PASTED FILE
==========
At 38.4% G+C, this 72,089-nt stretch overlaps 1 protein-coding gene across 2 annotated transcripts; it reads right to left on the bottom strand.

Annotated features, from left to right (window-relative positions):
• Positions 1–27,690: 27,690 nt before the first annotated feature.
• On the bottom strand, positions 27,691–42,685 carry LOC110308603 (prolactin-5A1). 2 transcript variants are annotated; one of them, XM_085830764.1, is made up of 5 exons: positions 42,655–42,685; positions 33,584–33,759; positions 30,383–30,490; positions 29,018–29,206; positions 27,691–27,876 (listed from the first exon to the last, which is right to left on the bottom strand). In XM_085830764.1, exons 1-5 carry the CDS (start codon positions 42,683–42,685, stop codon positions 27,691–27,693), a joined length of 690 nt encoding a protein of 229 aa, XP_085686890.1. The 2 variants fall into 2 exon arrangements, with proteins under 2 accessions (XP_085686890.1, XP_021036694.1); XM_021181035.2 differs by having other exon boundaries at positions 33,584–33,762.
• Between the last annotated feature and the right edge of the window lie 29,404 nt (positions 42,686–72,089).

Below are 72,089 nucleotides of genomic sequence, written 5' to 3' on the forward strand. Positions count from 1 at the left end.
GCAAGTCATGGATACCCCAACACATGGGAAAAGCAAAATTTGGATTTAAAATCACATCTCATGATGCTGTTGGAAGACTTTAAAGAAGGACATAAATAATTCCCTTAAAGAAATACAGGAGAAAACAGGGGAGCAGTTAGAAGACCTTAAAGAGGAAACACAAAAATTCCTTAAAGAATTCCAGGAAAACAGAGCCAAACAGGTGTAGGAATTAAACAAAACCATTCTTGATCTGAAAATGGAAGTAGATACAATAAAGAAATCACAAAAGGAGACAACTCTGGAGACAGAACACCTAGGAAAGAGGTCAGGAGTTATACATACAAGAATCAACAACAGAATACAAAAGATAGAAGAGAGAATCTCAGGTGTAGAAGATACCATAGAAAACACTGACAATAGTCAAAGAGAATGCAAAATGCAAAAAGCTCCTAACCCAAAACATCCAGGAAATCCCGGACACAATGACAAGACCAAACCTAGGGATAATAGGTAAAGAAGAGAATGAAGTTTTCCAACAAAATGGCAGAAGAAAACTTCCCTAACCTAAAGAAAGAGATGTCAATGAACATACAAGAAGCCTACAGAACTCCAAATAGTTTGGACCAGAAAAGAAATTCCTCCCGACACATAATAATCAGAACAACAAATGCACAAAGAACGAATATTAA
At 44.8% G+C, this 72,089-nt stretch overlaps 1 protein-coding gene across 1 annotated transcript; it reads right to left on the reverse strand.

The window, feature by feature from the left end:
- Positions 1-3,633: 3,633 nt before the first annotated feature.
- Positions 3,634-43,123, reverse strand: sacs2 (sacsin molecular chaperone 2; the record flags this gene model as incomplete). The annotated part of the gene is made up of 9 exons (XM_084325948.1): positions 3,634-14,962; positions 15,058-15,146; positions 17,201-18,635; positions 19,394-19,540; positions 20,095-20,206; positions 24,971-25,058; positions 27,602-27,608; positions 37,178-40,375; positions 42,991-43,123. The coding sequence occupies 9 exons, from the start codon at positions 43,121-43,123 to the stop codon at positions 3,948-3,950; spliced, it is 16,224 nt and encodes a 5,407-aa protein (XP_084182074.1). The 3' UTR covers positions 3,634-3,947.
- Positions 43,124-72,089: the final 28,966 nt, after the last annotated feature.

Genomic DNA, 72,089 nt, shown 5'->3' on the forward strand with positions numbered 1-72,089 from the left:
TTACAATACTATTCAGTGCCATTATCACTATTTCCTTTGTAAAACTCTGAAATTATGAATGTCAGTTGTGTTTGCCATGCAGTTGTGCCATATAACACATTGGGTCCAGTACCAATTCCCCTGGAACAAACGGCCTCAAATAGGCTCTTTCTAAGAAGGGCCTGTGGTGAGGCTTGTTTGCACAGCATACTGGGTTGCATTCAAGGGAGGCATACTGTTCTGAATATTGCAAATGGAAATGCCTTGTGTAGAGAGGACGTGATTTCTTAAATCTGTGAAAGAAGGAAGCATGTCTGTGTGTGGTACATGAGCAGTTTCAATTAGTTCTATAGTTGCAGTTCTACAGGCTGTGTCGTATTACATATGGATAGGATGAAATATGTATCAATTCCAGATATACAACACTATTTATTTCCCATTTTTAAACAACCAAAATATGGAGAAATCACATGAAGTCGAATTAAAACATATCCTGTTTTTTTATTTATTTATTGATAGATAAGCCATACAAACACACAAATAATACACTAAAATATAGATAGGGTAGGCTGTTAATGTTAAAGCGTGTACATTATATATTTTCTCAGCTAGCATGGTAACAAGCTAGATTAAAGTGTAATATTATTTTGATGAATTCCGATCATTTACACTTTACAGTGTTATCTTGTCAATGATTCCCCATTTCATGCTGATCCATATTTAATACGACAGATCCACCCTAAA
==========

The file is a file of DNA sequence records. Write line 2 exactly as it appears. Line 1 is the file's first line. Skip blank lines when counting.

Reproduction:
Annotated features, from left to right (window-relative positions):